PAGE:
Weekly Forecast: May 7-13

 
 Jonasa Jaus Tarot Three of Wands The Tower Six of Cups
 

It feels so good to put a plan into action. After spending lots of time in our heads creating strategies, imagining outcomes, and weighing options, this week we're putting our feet on the ground and committing to making things real. 

The Three of Wands is a card full of excitement, expectation, and anticipation. Our ideas are still tender and new, untested by the world, and yet we've tapped into something special within ourselves. It's the intoxicating feeling of choice. We can choose to do things. We can make things happen. 

This card is big and visionary, and I love its bravery. It's one thing to imagine possibilities, getting lost in the world of lists and brainstorming. Making moves to bring these ideas into reality is a whole other ballgame, and this week we're walking onto the field, a little jittery, but mostly raring and ready to go.

And what do we run into? Why it's The Tower! Everybody's favorite card!

Of course I'm being sarcastic here. The Tower, with its themes of destruction and chaos, is usually met with groans or outright fear. Yet in this reading it has a very important message that gives us a helpful choice to navigate all the potential shown in the Three of Wands.

The Tower shows us the downside of structure, particularly what happens when the structures we have at work in our lives can't contain us, our energy, or our hopes and dreams. Left unheeded, this pressure can lead to destruction. Yet we always have the choice to look at The Tower and make changes, using it as a catalyst to take the change into our own hands and not let the pressure build to an inevitable, surprising explosion.

Action-movie level talk of explosions aside, The Tower this week is showing us how the buzz and action coming into our lives in the Three of Wands is tempting us to fall into old patterns. I love how the artist and creator of this deck, Jonasa Jaus, uses an insect as the protagonist of the Three. Is there a better metaphor for the early, exciting stages of creativity than pollination? And what a fascinating contrast between the vibrant, happy wildflowers in the Three and the epic titan arum in The Tower!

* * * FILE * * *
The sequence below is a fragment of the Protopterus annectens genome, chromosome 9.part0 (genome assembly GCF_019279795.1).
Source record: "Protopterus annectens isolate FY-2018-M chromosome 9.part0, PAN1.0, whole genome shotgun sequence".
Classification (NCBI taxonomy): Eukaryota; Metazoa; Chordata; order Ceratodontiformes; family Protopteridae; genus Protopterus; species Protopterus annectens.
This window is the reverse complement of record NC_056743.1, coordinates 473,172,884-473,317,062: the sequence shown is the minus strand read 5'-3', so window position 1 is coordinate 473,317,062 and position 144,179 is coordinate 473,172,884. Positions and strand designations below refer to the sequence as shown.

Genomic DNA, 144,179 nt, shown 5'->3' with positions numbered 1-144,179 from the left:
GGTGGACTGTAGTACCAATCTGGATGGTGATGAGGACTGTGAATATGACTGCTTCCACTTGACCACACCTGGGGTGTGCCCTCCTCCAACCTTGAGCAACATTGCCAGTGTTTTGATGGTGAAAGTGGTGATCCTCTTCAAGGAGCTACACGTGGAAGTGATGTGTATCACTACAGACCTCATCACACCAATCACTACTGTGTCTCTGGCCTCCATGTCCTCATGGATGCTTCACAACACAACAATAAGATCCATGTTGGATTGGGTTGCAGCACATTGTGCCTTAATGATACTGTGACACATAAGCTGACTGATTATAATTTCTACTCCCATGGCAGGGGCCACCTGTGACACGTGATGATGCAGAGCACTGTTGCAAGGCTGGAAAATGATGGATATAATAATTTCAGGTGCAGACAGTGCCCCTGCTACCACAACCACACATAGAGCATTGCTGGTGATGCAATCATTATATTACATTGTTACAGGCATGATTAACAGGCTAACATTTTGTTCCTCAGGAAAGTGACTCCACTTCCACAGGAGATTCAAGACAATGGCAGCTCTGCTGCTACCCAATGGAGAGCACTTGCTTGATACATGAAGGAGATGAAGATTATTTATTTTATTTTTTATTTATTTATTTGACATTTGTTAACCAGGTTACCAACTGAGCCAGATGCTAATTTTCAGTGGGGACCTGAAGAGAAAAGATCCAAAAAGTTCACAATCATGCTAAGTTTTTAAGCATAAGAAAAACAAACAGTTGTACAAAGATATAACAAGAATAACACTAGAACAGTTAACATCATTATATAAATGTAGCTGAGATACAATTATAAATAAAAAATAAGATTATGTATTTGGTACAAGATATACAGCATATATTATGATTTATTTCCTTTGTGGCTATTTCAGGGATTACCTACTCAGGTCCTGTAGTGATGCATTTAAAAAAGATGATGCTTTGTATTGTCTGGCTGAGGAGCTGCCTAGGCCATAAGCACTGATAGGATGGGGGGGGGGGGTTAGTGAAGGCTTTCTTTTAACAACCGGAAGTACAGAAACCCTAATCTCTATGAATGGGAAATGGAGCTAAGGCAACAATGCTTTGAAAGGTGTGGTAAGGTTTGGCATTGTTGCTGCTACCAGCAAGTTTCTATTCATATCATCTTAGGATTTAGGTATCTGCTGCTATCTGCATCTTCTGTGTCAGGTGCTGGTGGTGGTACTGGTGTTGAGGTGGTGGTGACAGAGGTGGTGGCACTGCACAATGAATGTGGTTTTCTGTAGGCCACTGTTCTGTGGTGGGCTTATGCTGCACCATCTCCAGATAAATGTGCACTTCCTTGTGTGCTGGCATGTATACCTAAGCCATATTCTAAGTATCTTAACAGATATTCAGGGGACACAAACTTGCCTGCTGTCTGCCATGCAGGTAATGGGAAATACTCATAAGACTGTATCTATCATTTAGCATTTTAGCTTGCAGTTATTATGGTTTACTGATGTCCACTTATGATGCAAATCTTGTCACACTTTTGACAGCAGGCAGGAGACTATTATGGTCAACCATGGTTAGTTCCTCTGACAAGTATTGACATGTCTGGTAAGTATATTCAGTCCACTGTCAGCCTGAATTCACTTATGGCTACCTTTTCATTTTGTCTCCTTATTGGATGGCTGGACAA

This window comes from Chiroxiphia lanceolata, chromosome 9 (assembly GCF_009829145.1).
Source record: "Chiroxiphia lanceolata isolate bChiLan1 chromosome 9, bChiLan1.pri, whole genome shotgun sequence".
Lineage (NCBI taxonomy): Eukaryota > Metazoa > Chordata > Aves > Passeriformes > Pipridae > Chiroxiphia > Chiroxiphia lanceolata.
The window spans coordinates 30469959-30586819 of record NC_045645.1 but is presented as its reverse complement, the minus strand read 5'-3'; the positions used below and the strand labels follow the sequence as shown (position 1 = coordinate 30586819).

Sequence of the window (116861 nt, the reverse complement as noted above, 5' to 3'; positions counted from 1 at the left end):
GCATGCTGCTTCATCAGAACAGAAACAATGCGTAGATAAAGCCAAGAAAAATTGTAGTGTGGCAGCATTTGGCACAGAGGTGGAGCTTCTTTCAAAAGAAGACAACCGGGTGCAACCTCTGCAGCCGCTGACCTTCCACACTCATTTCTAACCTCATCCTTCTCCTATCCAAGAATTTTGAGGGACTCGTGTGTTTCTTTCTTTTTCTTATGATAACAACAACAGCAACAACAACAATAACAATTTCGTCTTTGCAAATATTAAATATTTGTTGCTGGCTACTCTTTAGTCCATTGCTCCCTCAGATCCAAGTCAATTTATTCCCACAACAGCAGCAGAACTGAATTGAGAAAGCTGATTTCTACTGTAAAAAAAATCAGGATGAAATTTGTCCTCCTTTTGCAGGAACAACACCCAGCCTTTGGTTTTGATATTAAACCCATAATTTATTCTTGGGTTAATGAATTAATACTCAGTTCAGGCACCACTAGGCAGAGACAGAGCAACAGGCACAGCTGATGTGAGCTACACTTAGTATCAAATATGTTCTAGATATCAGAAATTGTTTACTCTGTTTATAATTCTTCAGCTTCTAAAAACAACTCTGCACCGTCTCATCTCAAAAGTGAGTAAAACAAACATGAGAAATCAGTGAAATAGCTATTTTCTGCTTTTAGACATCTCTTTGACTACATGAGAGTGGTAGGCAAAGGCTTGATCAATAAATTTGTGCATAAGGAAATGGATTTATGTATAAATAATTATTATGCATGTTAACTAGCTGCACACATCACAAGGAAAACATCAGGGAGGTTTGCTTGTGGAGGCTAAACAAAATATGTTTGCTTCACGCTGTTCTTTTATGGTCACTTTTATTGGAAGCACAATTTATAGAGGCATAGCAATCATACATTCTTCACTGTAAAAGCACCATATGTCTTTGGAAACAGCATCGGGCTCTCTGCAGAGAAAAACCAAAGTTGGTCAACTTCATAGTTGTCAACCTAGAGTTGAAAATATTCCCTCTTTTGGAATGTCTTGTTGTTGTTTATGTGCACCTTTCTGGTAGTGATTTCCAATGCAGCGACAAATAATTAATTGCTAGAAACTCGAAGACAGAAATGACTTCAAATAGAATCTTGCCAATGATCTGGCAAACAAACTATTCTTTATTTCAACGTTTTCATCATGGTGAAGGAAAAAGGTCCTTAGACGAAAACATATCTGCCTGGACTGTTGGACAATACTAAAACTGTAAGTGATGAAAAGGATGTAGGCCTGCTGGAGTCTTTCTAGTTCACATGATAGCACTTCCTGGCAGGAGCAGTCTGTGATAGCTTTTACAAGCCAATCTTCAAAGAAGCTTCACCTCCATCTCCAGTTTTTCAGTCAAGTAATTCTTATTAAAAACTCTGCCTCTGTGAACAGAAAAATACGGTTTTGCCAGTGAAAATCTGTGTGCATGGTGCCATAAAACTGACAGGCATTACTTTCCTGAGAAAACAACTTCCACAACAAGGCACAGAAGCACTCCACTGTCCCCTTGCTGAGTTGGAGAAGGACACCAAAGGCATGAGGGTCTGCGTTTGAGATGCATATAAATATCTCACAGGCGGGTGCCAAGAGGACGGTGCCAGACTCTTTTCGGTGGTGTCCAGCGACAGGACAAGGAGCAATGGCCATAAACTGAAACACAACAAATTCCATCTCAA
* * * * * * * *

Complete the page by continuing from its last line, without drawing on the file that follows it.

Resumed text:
If we're the buzzing insect here, busy traveling from flower to flower, the gigantic titan arum represents a nearly-irresistible temptation. We're feeling a pull to go to The Tower despite the fact that it's not the flower we need to be pursuing at all. In fact, it's quite toxic.

What I love most about the Three of Wands is that is captures both the tenderness and bravery of setting off on any path. When we do this we have to be mindful of our energy. When something's new and budding it needs care, attention, and gentleness. Not to mention focus. In the early stages of a new project, creation, or endeavor we have to remain focused, humble, and in the moment. 

In this reading, The Tower shows us a temptation to force our newly budding plans into repressive and overbearing structure. This can show up in a desire to overwhelm ourselves with expectations, judging each and every action and burying ourselves in a pile of "shoulds." Our plans should unfold this way. We should be feeling like that. It should look like this. 

Clearly, some form of self-sabotage is at work. Why are we moving from the new growth of the Three of Wands to the cataclysm of The Tower? The Six of Cups appears as our final card to add some insight. This card speaks to nostalgia and early patterns of relating to the world. Taking a risk and committing to a plan in the Three of Wands is bringing up a lot of fear and pressure stemming from how we were taught to look at the world as children. 

Interestingly, this card is also showing us a way through The Tower, one that has us bypassing its destructive intensity. Embracing The Tower wholeheartedly (or doing nothing to process the issues it brings up) is leading us towards emotional overwhelm and a desire to control and force our newly burgeoning plans into stale old frameworks. Hardly a goal any of us is consciously working towards! Instead, we can ask ourselves some loving and probing questions. Just what about our new plans and creative ideas is making us feel fearful? Why are we feeling the urge to snuff our our enthusiasm with heavy expectations and judgment?

If we can meet ourselves in this place, lovingly addressing our fears and traveling back to the conditions that they came from, we can enter into the healing space of the Six of Cups. Here, we have the ability to look back at the source of these pressures with all the wisdom we've accrued as adults. It doesn't have to be a big, frightening Tower moment. It can be a gentle moment of reconnection and an act of recommitting to taking our creativity and energy seriously. That means giving it all the space, lightheartedness, action, and bravery it needs to grow.